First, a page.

Where do cows get their calcium?

Demand dictates and greed/profit supplies. The dairy industry inflicts unnecessary and inhumane suffering on cows and of course their babies. Not only are the cows painfully inseminated frequently with sperm from genetic companies, ensuring continuous pregnancy and lactation, but once their babies are born they are torn (both crying) from their mothers, sometimes a couple of days old, often only a couple of hours old. The calves either go to the slaughterhouse for their little bodies to support the veal meat industry and their tiny stomachs to make rennet for the cheese industry or if they are a healthy female they go into an often unsheltered paddock with other ‘torn’ babies and fed on an inferior product other than their mother’s natural milk (non-saleable milk or milk replacer). They are then put onto solid feeds at only six to eight weeks, only for the same fateful life as their mothers feared, to be continuously pregnant or lactating with no chance ever to bond with the (up to 10) babies they deliver.

Alone in a crowd on a cold frosty morning

Alone in a crowd on a cold frosty morning

The calves who go to the slaughterhouse suffer terribly on their journey in cattle trucks where they struggle to keep their footing. They are generally cold and hungry by the time they get to the slaughterhouse. A calf does not want to die, a cow does not want her baby to die. All a cow wants to do is bond with and feed her baby and all a calf wants to do is bond with and feed from his or her mother – and they would do this for anything up to 12 months.

Cows would naturally live up to 25-years of age but are sent to the slaughterhouse when their milk declines generally when they are 7-10 years of age. But before their untimely death they are often kept in paddocks without any shelter and suffer in summer from the heat and in winter from the cold winds and here in the South Island we have some serious frosts and even snow. And because they no longer have their babies to feed, they are walked to milking sheds and can suffer lameness, an agonizing thing to suffer from, from the walk which can be quite a distance or from standing on the concrete at the milking sheds.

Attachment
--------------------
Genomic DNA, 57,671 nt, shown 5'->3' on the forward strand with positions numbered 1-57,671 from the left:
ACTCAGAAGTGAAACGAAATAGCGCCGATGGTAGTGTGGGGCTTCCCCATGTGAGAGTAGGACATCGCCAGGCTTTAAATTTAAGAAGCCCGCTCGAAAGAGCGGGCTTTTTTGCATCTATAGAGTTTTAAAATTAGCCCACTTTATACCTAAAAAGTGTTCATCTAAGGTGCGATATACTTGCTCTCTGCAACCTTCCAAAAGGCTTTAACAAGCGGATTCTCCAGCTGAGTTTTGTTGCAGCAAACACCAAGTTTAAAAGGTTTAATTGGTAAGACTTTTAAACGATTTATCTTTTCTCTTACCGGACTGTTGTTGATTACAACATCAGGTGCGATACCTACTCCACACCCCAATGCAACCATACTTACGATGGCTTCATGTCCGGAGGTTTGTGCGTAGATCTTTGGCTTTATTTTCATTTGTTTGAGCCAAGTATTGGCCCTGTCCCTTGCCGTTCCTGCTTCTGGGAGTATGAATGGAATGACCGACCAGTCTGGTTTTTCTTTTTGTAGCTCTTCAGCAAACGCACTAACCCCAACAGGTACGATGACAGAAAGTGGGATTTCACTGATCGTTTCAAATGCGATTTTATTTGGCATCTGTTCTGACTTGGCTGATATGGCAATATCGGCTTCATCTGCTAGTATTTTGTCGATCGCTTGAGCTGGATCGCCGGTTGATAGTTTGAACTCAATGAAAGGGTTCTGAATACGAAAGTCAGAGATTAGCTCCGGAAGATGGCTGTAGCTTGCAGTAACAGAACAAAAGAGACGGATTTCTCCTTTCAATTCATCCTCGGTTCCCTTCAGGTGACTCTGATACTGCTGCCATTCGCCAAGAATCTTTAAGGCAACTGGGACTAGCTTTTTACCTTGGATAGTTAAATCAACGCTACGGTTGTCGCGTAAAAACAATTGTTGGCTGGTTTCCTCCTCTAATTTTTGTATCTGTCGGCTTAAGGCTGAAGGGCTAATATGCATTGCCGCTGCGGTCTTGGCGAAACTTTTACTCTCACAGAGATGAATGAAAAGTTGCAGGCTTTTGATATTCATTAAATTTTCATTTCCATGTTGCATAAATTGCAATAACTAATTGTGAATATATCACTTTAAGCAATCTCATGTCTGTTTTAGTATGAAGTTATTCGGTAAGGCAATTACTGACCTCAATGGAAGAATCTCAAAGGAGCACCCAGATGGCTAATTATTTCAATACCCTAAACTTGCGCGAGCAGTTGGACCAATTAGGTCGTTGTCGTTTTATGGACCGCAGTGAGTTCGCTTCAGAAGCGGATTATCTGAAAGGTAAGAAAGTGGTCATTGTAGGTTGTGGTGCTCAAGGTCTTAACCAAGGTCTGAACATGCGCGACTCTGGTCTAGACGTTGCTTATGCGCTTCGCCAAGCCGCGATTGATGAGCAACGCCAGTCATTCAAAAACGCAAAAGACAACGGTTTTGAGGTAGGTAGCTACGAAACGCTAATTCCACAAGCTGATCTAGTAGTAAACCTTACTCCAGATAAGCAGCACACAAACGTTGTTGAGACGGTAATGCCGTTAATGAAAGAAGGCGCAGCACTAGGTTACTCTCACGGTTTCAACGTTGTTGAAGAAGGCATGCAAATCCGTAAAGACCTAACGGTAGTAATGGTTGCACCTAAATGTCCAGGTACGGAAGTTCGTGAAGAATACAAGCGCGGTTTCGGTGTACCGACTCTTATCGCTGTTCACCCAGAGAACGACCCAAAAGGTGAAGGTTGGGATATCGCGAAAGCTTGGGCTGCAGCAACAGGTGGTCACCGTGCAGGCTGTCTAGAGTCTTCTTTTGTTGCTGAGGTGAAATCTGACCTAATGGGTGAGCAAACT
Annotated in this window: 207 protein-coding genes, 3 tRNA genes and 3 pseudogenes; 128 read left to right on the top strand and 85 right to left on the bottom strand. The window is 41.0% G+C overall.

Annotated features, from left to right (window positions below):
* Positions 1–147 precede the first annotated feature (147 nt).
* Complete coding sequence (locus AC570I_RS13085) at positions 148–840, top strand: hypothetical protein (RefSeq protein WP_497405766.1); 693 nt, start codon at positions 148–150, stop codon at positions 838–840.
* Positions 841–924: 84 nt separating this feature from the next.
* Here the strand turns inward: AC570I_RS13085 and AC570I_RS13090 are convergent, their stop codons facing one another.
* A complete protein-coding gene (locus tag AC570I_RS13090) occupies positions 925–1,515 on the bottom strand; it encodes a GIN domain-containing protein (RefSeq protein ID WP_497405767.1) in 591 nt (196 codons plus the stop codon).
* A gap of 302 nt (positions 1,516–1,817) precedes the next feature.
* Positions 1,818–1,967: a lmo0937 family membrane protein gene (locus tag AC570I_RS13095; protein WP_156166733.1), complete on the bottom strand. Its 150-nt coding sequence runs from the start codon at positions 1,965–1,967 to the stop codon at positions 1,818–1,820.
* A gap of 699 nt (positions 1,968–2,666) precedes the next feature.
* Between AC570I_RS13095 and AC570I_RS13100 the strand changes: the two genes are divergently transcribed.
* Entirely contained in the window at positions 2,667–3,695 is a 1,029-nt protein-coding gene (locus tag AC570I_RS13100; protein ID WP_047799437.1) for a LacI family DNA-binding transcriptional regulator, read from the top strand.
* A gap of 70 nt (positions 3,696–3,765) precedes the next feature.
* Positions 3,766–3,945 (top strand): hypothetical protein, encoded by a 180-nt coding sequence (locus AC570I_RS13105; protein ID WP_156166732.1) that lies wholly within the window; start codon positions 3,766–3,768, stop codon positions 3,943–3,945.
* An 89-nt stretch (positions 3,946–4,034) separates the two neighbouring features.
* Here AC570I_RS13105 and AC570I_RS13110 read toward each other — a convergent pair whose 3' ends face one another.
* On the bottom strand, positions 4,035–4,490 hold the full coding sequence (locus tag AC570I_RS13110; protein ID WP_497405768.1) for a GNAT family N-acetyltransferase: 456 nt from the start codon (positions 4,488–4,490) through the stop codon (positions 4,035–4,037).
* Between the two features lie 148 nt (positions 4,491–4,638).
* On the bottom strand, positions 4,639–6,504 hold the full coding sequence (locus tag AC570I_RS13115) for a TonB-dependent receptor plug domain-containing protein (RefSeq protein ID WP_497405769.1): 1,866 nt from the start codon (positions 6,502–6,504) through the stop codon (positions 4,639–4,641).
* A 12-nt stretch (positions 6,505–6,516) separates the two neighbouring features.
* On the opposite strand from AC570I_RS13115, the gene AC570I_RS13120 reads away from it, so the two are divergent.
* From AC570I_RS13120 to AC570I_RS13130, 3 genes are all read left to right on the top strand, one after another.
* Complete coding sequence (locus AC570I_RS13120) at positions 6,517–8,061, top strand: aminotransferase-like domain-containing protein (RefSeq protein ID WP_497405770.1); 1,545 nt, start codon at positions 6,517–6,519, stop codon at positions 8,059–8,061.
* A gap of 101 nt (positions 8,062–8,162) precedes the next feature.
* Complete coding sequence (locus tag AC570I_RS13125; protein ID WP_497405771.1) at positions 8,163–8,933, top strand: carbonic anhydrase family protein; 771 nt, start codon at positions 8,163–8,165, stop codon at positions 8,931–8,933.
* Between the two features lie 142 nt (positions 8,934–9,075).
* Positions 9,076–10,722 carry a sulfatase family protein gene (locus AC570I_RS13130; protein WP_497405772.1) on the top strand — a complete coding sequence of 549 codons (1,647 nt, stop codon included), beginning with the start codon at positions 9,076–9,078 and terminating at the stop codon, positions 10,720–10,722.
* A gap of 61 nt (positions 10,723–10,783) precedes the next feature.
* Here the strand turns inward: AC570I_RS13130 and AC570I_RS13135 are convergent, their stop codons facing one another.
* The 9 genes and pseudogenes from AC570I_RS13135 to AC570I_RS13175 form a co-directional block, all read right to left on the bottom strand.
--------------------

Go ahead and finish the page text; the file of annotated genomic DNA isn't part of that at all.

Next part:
What a horrible thing to do to sentient beings!!! A cruel and unnecessary thing to do to such a docile animal, just so we as humans can have a glass of milk in the morning.

Some people will justify, or ignore the above treatment because it is believed or they are told that the milk is a great source of calcium but the truth is most of us are just not aware and are not informed of the horrors of the milk industry.

Well, I am here to ask you something, why do cows have calcium in their milk? They don’t get it from drinking milk. Did you do your chemistry at school and learn that calcium is a mineral? Minerals come from the ground in which plants grow, so in essence the cows get calcium because they eat plants. I know we are not going to all rush out and eat grass or clover, our bodies can’t digest it properly, but keeping in mind that grass and clover are only two plants in a huge list of plants then you know exactly what I am going to suggest, don’t you? Yes! Eat plants, get your calcium from the source and not the cow.

The other important factor is of course that a cow’s milk is produced for optimum growth of her calf i.e. it increases cell growth rapidly. So what do you think it does to the cells of a human when consumed? That’s right, increases cell growth, and if you have cells that are abnormal then they grow extra fast too. And surely, if the cow was put on this planet for her milk to be consumed by humans don’t you think it would have been the right composition for human consumption. For humans who consume excessive amounts of dairy products it actually interferes with calcium absorption. Cows’ milk is made for calves, just like cats’ milk is made for kittens, horses’ milk is made for foals and humans’ milk is made for human infants.